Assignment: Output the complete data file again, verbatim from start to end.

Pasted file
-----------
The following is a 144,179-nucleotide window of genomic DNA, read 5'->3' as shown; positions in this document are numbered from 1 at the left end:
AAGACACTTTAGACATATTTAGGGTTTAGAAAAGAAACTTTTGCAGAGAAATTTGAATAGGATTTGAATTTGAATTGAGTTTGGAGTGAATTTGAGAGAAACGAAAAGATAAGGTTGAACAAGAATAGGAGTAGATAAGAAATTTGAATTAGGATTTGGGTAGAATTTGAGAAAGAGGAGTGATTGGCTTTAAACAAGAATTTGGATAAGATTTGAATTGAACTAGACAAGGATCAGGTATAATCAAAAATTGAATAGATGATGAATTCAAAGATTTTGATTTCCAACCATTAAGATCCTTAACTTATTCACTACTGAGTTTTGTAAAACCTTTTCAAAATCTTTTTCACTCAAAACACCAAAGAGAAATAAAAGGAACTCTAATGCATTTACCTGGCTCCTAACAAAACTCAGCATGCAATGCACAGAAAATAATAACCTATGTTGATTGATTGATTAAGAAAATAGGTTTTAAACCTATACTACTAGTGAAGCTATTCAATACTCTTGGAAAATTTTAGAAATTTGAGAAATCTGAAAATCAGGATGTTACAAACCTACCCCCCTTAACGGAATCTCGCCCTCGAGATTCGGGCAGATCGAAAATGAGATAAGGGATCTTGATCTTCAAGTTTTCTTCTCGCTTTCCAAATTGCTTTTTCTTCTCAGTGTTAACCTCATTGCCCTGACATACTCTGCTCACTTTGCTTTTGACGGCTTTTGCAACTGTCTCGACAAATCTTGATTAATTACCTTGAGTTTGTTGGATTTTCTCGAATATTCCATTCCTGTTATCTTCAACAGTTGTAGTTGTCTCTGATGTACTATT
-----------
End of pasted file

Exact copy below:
The following is a 144,179-nucleotide window of genomic DNA, read 5'->3' as shown; positions in this document are numbered from 1 at the left end:
AAGACACTTTAGACATATTTAGGGTTTAGAAAAGAAACTTTTGCAGAGAAATTTGAATAGGATTTGAATTTGAATTGAGTTTGGAGTGAATTTGAGAGAAACGAAAAGATAAGGTTGAACAAGAATAGGAGTAGATAAGAAATTTGAATTAGGATTTGGGTAGAATTTGAGAAAGAGGAGTGATTGGCTTTAAACAAGAATTTGGATAAGATTTGAATTGAACTAGACAAGGATCAGGTATAATCAAAAATTGAATAGATGATGAATTCAAAGATTTTGATTTCCAACCATTAAGATCCTTAACTTATTCACTACTGAGTTTTGTAAAACCTTTTCAAAATCTTTTTCACTCAAAACACCAAAGAGAAATAAAAGGAACTCTAATGCATTTACCTGGCTCCTAACAAAACTCAGCATGCAATGCACAGAAAATAATAACCTATGTTGATTGATTGATTAAGAAAATAGGTTTTAAACCTATACTACTAGTGAAGCTATTCAATACTCTTGGAAAATTTTAGAAATTTGAGAAATCTGAAAATCAGGATGTTACAAACCTACCCCCCTTAACGGAATCTCGCCCTCGAGATTCGGGCAGATCGAAAATGAGATAAGGGATCTTGATCTTCAAGTTTTCTTCTCGCTTTCCAAATTGCTTTTTCTTCTCAGTGTTAACCTCATTGCCCTGACATACTCTGCTCACTTTGCTTTTGACGGCTTTTGCAACTGTCTCGACAAATCTTGATTAATTACCTTGAGTTTGTTGGATTTTCTCGAATATTCCATTCCTGTTATCTTCAACAGTTGTAGTTGTCTCTGATGTACTATT